Recently we had a charla with Julianna, our program director here in Bolivia. We learned all about development, connecting to our theme of the semester “Developing Development”. Hearing about the history of development and the political agendas of the major world powers was incredibly impactful. We learned that Bolivia was the poorest country in South America and that it ticked the three boxes that cause a country to be poor: being landlocked, having a high indigenous population, and being high in natural resources. We learned about Sumak Kausay which is the idea of development as human well being rather than economic success which is something I have been thinking a lot about. At the end of the Charla Julianna talked about the cultural richness of Bolivia.
To me, Bolivia is one of the richest countries I have ever visited in my life. There is richness all around us, its palpable in the air. Julianna asked us to think about all the ways Bolivia is a rich country and let me tell you, its one of the easiest things I have had to think about. There is richness in strangers saying buen dia, or buenas tardes when passing by each other on the street. There is richness in spending all day with your family whether it be plucking chickens or working in the market. There is richness in the caring of Pachamama and the importance of nature around us. There is richness in fighting for what you believe in, never giving up until the voices of the people are heard. There is richness all around us, its palpable in the air.
One particular example I want to share in depth is going to the a fiesta de Compadres with my host family. Compadres is a day two weeks before Carnival where you celebrate your fellow godfathers. My host family told me we were going to a fiesta and originally I just thought that we were going to someone´s house for a small party but we ended up at a street full of vendors, and dancers, and carnival games. My host sister Daniela immediately tugged my sleeve and asked me if I wanted to go light candles in church with her. Being Jewish, I had never done anything like that and was very excited to be able to participate in something important to her. After lighting the candles, we all squished onto the sidewalk to get ready to watch the parade. Women in all sorts of vibrant colors danced down the street, streaking the sky with wonderful blues, yellows, and oranges. Men in extravagant costumes stomped their feet in a traditional dance. Sara, my younger host sister ran up to me holding what looked like a donut covered in powdered sugar and asked me to try some. Throughout the whole night she would come back to where we were sitting with a new dessert, each one more delicious. As I sat and watched the dancers, Mercedes (my host mother) explained to me that each dance came from a different part of Bolivia. It was through these dances that I was able to see a small sliver of what makes up Bolivian culture. Each dance shed a light on the culture from the area it came from. In the background played a high school band. There were boys banging on large drums and blowing on horns. Additionally, in many of the dances I saw a lot of young adults some probably my age. It was so amazing to me that they were still connected to their history and could passionately dance alongside their elders. I find that often the youth I am surrounded by in the US are disconnected from their history and their historical culture however, these Bolivian youth had not forgotten. Their dance moves were rich with history. By the end of the night I had played Fusbol, tried and failed at some carnival games, ate more food than I thought possible, and witnessed amazing dances. I felt so full of culture, so comfortable and welcome in this community that I couldn´t help but get emotional. I was so grateful to my host family for taking me to this festival. To top off the most incredible night, older men from the community ran into the street and set off a large display of fireworks. Everyone was cheering and laughing watching the sparks light up the night sky.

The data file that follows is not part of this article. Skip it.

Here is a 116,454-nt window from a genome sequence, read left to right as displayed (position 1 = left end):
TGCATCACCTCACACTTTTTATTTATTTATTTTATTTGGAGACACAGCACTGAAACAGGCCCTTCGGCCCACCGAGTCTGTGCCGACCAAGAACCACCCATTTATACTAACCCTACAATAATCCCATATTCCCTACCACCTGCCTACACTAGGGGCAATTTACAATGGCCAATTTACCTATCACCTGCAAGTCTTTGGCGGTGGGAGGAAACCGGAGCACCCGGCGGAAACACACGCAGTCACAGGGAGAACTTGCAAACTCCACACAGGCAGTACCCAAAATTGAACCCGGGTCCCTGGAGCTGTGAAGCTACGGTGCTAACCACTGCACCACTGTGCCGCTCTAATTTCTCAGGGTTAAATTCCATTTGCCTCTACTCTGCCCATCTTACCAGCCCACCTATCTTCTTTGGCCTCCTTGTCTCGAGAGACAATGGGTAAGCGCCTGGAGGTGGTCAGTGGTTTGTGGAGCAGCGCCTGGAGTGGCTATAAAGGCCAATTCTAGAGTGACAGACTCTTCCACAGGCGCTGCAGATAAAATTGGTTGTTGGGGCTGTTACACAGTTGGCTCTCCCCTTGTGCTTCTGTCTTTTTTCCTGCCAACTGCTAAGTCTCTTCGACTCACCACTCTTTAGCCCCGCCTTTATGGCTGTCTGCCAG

Bolivia might be the poorest country in South America but I would like to argue that it might also be the richest. The people I have met have inspired me endlessly and the culture that I have been able to witness is overflowing. I would ask you to think about your life, wherever you are, and see how easy it is to find that other type of richness around you.